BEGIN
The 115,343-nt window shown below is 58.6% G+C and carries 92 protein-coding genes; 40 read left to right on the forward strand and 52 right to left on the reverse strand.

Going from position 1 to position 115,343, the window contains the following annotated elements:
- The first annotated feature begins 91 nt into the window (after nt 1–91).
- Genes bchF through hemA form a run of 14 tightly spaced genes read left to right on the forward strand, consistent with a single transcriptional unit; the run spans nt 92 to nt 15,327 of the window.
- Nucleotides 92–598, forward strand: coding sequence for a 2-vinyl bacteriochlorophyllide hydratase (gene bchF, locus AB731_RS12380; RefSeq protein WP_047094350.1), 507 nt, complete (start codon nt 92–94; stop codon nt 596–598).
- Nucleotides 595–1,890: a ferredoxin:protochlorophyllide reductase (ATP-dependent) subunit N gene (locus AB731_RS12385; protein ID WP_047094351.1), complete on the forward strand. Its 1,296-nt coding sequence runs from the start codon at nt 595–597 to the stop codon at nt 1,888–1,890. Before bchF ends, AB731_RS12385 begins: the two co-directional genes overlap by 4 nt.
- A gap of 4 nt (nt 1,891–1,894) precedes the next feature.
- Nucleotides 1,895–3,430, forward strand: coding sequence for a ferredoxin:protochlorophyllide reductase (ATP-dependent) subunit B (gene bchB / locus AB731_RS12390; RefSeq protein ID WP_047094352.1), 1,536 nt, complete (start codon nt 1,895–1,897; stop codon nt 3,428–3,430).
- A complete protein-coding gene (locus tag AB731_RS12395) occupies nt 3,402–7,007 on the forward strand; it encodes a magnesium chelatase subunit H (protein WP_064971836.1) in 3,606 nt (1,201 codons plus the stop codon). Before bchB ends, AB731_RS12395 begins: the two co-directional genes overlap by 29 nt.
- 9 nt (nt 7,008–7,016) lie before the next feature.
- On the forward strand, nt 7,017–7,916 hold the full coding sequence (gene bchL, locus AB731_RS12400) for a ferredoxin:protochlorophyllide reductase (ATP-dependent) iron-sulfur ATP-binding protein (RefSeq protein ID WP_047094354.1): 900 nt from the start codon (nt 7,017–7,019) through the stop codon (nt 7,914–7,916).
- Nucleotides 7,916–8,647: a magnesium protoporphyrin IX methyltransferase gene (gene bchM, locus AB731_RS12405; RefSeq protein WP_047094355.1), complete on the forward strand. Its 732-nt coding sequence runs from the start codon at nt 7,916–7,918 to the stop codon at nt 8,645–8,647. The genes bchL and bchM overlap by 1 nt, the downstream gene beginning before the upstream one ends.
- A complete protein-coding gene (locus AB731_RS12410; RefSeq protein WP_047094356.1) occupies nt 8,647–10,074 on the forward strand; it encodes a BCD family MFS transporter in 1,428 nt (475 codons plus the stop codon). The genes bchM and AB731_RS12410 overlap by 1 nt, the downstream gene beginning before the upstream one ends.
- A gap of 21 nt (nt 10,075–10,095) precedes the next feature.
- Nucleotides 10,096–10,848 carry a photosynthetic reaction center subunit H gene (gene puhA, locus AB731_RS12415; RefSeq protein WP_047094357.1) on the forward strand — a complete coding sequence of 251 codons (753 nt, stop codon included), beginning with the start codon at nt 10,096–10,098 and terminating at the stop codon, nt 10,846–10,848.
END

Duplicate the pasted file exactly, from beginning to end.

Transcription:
The 115,343-nt window shown below is 58.6% G+C and carries 92 protein-coding genes; 40 read left to right on the forward strand and 52 right to left on the reverse strand.

Going from position 1 to position 115,343, the window contains the following annotated elements:
- The first annotated feature begins 91 nt into the window (after nt 1–91).
- Genes bchF through hemA form a run of 14 tightly spaced genes read left to right on the forward strand, consistent with a single transcriptional unit; the run spans nt 92 to nt 15,327 of the window.
- Nucleotides 92–598, forward strand: coding sequence for a 2-vinyl bacteriochlorophyllide hydratase (gene bchF, locus AB731_RS12380; RefSeq protein WP_047094350.1), 507 nt, complete (start codon nt 92–94; stop codon nt 596–598).
- Nucleotides 595–1,890: a ferredoxin:protochlorophyllide reductase (ATP-dependent) subunit N gene (locus AB731_RS12385; protein ID WP_047094351.1), complete on the forward strand. Its 1,296-nt coding sequence runs from the start codon at nt 595–597 to the stop codon at nt 1,888–1,890. Before bchF ends, AB731_RS12385 begins: the two co-directional genes overlap by 4 nt.
- A gap of 4 nt (nt 1,891–1,894) precedes the next feature.
- Nucleotides 1,895–3,430, forward strand: coding sequence for a ferredoxin:protochlorophyllide reductase (ATP-dependent) subunit B (gene bchB / locus AB731_RS12390; RefSeq protein ID WP_047094352.1), 1,536 nt, complete (start codon nt 1,895–1,897; stop codon nt 3,428–3,430).
- A complete protein-coding gene (locus tag AB731_RS12395) occupies nt 3,402–7,007 on the forward strand; it encodes a magnesium chelatase subunit H (protein WP_064971836.1) in 3,606 nt (1,201 codons plus the stop codon). Before bchB ends, AB731_RS12395 begins: the two co-directional genes overlap by 29 nt.
- 9 nt (nt 7,008–7,016) lie before the next feature.
- On the forward strand, nt 7,017–7,916 hold the full coding sequence (gene bchL, locus AB731_RS12400) for a ferredoxin:protochlorophyllide reductase (ATP-dependent) iron-sulfur ATP-binding protein (RefSeq protein ID WP_047094354.1): 900 nt from the start codon (nt 7,017–7,019) through the stop codon (nt 7,914–7,916).
- Nucleotides 7,916–8,647: a magnesium protoporphyrin IX methyltransferase gene (gene bchM, locus AB731_RS12405; RefSeq protein WP_047094355.1), complete on the forward strand. Its 732-nt coding sequence runs from the start codon at nt 7,916–7,918 to the stop codon at nt 8,645–8,647. The genes bchL and bchM overlap by 1 nt, the downstream gene beginning before the upstream one ends.
- A complete protein-coding gene (locus AB731_RS12410; RefSeq protein WP_047094356.1) occupies nt 8,647–10,074 on the forward strand; it encodes a BCD family MFS transporter in 1,428 nt (475 codons plus the stop codon). The genes bchM and AB731_RS12410 overlap by 1 nt, the downstream gene beginning before the upstream one ends.
- A gap of 21 nt (nt 10,075–10,095) precedes the next feature.
- Nucleotides 10,096–10,848 carry a photosynthetic reaction center subunit H gene (gene puhA, locus AB731_RS12415; RefSeq protein WP_047094357.1) on the forward strand — a complete coding sequence of 251 codons (753 nt, stop codon included), beginning with the start codon at nt 10,096–10,098 and terminating at the stop codon, nt 10,846–10,848.